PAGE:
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Low Voltage Disconnect? Answered


I would just like to seek your assistance and idea for the observation below on my experiment:

I have a gadget that is being charge by a 2w 9v solar panel, the problem is I haven't place a blocking diode and I observed that when I tested the charging slot there is about 0.16v output. To clear it that was supposed to be my input voltage.

1. Question is why does it produce an output voltage even though it is imy input voltage?

2. Would the 0.16volts output have a significant effect on my system during night time and or bad weather? Please give facts and computation if possible.

3. If I want to step down my input voltage of 9volts to 4.5 volts can you give me the idea how to do it.

Well, I am asking you this because your insights and helps for me in the past are very helpful for my science project.

Thank you teachers


The solar panel will give you 9V in bright sunshine. Anything less than that and the voltage will be less.  

Are you charging a battery from the solar panel?  If so you need the diode otherwise the battery will discharge through the panel when the panel output is less than the battery voltage. Also consider when the sun goes behind a cloud. Use a schottky diode as they have a lower voltage drop than silicon.  If there's no battery than a good sized capacitor would keep the circuit running for a brief period of less light.

Is the 0.16 volts from the 'gadget' or the panel?  If it's the panel, it will just be what the cells produce in very low light conditions.  Id it's from the circuit, did you only measure it once?   It is possibly from a small charge left in the circuit's capacitors.

A voltage like that will not interfere with the circuit, but depending on what it's connected to, a supply voltage which drops off slowly can have an effect on how the circuit performs.  You may get unexpected behaviour as the voltage drops.

To regulate the voltage you need a low dropout voltage regulator.  These are much better than the normal 7805 type in this application as they can work with an input voltage much closer to the output voltage.

Well Sir, actually I just have the theory when I kept my solar panel connected to my battery charger. After a few weeks without disconnecting the panel to my system I noticed that my battery is losing charge on it. Then I measured my system's charging or input port. It gives me a measurement of .16v and a resistance of 50.6ohms so using ohm's law (I=V/R) I found out that I am losing about .0495Amps during the night.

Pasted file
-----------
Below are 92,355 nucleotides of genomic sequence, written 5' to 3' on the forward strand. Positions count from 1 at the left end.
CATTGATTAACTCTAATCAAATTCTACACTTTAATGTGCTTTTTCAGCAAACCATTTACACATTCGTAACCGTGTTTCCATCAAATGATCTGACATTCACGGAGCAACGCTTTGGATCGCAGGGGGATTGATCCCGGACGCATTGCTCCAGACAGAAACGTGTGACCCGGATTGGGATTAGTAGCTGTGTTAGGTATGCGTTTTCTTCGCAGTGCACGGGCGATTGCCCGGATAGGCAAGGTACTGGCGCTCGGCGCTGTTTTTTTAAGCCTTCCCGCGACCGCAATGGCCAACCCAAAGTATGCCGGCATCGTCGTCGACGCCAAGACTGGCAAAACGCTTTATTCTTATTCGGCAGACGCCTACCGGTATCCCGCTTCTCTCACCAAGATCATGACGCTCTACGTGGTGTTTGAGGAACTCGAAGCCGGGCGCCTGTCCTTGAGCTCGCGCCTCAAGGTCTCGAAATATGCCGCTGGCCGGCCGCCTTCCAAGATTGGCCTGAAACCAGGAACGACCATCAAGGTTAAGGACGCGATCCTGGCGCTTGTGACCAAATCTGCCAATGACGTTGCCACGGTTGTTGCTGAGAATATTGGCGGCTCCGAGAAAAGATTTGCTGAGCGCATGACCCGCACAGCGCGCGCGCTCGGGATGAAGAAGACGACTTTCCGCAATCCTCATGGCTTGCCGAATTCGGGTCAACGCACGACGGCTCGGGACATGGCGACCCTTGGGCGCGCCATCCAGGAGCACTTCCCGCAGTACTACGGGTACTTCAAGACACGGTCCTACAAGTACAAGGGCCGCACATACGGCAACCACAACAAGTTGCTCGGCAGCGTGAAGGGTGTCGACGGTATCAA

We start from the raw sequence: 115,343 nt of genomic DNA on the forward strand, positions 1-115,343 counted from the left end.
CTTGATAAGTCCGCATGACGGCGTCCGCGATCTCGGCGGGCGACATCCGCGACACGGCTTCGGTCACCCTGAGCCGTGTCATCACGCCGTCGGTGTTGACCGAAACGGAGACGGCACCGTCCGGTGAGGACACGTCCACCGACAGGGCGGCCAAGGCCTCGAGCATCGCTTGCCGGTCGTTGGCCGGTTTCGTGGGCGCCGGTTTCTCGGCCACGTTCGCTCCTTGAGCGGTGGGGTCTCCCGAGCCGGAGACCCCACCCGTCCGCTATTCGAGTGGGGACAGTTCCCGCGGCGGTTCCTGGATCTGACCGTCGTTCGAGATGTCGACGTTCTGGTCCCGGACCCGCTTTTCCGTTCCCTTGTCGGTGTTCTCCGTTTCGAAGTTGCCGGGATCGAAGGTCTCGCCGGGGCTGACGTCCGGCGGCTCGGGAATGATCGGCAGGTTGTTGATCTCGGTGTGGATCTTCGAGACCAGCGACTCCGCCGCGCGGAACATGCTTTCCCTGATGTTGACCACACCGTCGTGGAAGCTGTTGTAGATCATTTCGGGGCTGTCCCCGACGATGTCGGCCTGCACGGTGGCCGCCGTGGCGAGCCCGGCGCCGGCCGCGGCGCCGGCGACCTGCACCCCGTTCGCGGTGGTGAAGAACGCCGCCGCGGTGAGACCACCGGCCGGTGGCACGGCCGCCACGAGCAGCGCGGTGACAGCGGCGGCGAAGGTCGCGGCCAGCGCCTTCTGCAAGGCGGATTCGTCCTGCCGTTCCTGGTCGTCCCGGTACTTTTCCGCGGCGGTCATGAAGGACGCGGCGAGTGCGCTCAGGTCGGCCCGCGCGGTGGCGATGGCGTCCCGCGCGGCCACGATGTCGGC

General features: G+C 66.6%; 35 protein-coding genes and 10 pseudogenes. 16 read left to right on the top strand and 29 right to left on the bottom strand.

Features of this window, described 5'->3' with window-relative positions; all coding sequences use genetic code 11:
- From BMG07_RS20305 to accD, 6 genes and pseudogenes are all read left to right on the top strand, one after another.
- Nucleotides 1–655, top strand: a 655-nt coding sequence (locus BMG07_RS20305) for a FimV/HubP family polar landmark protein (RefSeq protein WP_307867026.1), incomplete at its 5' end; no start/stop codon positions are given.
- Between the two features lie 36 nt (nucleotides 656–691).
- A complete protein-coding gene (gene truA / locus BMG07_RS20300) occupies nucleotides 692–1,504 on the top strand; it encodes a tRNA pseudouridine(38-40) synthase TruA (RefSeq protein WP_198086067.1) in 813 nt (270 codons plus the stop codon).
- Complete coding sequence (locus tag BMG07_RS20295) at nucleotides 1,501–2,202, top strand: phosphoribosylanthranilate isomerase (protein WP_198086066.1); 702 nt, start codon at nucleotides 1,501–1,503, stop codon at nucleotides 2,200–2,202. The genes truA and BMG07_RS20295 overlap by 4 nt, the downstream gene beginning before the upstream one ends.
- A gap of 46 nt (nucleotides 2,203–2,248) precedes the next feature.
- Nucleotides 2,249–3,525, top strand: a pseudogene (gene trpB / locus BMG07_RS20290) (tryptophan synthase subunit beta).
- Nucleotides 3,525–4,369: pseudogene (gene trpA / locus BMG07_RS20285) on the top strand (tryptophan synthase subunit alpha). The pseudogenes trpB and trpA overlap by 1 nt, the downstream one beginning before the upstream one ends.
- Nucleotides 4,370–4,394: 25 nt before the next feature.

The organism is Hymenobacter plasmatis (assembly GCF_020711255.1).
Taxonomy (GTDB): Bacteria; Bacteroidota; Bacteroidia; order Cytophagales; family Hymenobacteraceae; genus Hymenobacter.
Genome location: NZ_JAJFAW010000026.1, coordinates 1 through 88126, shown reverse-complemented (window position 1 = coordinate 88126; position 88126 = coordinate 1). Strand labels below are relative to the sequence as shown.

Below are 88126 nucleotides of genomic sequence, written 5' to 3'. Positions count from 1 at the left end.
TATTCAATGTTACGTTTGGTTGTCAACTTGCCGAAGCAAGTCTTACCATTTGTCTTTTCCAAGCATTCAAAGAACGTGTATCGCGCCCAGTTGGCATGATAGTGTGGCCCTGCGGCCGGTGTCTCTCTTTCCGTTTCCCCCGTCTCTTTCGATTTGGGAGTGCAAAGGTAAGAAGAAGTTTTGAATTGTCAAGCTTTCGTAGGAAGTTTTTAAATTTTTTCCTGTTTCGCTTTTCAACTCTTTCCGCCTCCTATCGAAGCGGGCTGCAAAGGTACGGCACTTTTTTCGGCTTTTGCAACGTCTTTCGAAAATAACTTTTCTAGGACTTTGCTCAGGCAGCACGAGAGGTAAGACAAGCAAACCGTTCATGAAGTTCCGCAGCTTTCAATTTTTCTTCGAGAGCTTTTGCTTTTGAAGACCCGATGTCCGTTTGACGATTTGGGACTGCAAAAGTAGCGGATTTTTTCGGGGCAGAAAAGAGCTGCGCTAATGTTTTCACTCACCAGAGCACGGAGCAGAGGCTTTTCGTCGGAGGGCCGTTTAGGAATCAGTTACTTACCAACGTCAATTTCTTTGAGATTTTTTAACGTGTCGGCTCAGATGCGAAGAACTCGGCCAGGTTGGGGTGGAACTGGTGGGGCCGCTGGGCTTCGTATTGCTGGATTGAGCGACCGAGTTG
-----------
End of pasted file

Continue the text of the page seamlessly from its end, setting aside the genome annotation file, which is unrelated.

I am wondering though what if my voltage input from my solar panel say about only 5v during cloudy day and my battery has 6v would it there be a reverse voltage charging and my solar panel would sip in an approximately with my resistance at 50.6 ohms using ohm's law again am i losing an approx .098 Amps per hour?

Please help me find out if my theories are true and after that I will make your recommendations.

Thanks again mentor.

If you put in a series diode, this problem will go away.
Your NiMH batteries will normally be about 1.2V each, rising to about 1.35V when fully charged.  That will give you 3.6V to 4.1V.

When the output of the panel is below the battery voltage, no current will flow as the diode will stop the battery discharging through the panel.

When the voltage tries to go above the battery voltage (with an extra 0.3V for the diode), the battery will clamp this to its terminal voltage, so current will flow into and charge the battery.  The brightness of the sun determines how much current flows, but the terminal voltage will not change, except slightly when fully charged.

The best way of checking the charge current is to put your multimeter in the supply to the battery and measure directly.  You can then see if the battery is charging (+ve current) or discharging (-ve current) through the radio in different levels of sunshine.  Bear in mind your solar panel specification is based on brightest lighting conditions, but will quite often be less.  (Although I'm guessing you're in India where there is no shortage of sun #;¬)

If the radio normally runs off 3 x non-rechargeable cells you may want to consider putting another NiMH in series as a non-rechargeable outputs 1.5V as opposed to the NiMH cell 1.2V.  This would give you 4.8V to 5.1V which is closer to what it normally uses.  The extra 1/2 volt won't do any damage.

I've just answered your other question and now I see you're charging batteries, you don't need a regulator.  They will regulate the voltage to your radio.


7 years ago

oh i almost forget. the easiest way would be using a voltage divider since you are using 9v


7 years ago

use a blocking diode.

i can answer question 3.
you can use a 7805 regulator or make a switching converter to step it down.